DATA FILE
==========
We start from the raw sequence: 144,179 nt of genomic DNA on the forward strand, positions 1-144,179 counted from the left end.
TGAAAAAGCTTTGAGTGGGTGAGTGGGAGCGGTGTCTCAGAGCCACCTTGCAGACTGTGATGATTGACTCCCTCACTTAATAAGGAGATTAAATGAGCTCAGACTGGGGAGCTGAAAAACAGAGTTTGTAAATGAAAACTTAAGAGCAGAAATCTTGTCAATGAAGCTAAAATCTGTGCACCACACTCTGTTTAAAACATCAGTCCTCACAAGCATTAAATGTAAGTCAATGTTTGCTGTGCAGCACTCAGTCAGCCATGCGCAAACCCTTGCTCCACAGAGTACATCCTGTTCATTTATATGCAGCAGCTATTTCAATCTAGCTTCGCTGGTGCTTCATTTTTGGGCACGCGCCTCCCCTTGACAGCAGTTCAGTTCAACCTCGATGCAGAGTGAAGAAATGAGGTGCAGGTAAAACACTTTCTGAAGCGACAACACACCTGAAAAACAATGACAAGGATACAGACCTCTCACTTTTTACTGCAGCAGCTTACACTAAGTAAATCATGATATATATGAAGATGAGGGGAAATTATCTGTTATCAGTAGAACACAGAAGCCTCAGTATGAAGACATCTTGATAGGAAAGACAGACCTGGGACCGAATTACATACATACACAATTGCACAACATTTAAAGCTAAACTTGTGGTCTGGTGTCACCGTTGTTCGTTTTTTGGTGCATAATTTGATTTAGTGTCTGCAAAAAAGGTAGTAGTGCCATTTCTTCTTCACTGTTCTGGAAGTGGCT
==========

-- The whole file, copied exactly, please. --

We start from the raw sequence: 144,179 nt of genomic DNA on the forward strand, positions 1-144,179 counted from the left end.
TGAAAAAGCTTTGAGTGGGTGAGTGGGAGCGGTGTCTCAGAGCCACCTTGCAGACTGTGATGATTGACTCCCTCACTTAATAAGGAGATTAAATGAGCTCAGACTGGGGAGCTGAAAAACAGAGTTTGTAAATGAAAACTTAAGAGCAGAAATCTTGTCAATGAAGCTAAAATCTGTGCACCACACTCTGTTTAAAACATCAGTCCTCACAAGCATTAAATGTAAGTCAATGTTTGCTGTGCAGCACTCAGTCAGCCATGCGCAAACCCTTGCTCCACAGAGTACATCCTGTTCATTTATATGCAGCAGCTATTTCAATCTAGCTTCGCTGGTGCTTCATTTTTGGGCACGCGCCTCCCCTTGACAGCAGTTCAGTTCAACCTCGATGCAGAGTGAAGAAATGAGGTGCAGGTAAAACACTTTCTGAAGCGACAACACACCTGAAAAACAATGACAAGGATACAGACCTCTCACTTTTTACTGCAGCAGCTTACACTAAGTAAATCATGATATATATGAAGATGAGGGGAAATTATCTGTTATCAGTAGAACACAGAAGCCTCAGTATGAAGACATCTTGATAGGAAAGACAGACCTGGGACCGAATTACATACATACACAATTGCACAACATTTAAAGCTAAACTTGTGGTCTGGTGTCACCGTTGTTCGTTTTTTGGTGCATAATTTGATTTAGTGTCTGCAAAAAAGGTAGTAGTGCCATTTCTTCTTCACTGTTCTGGAAGTGGCT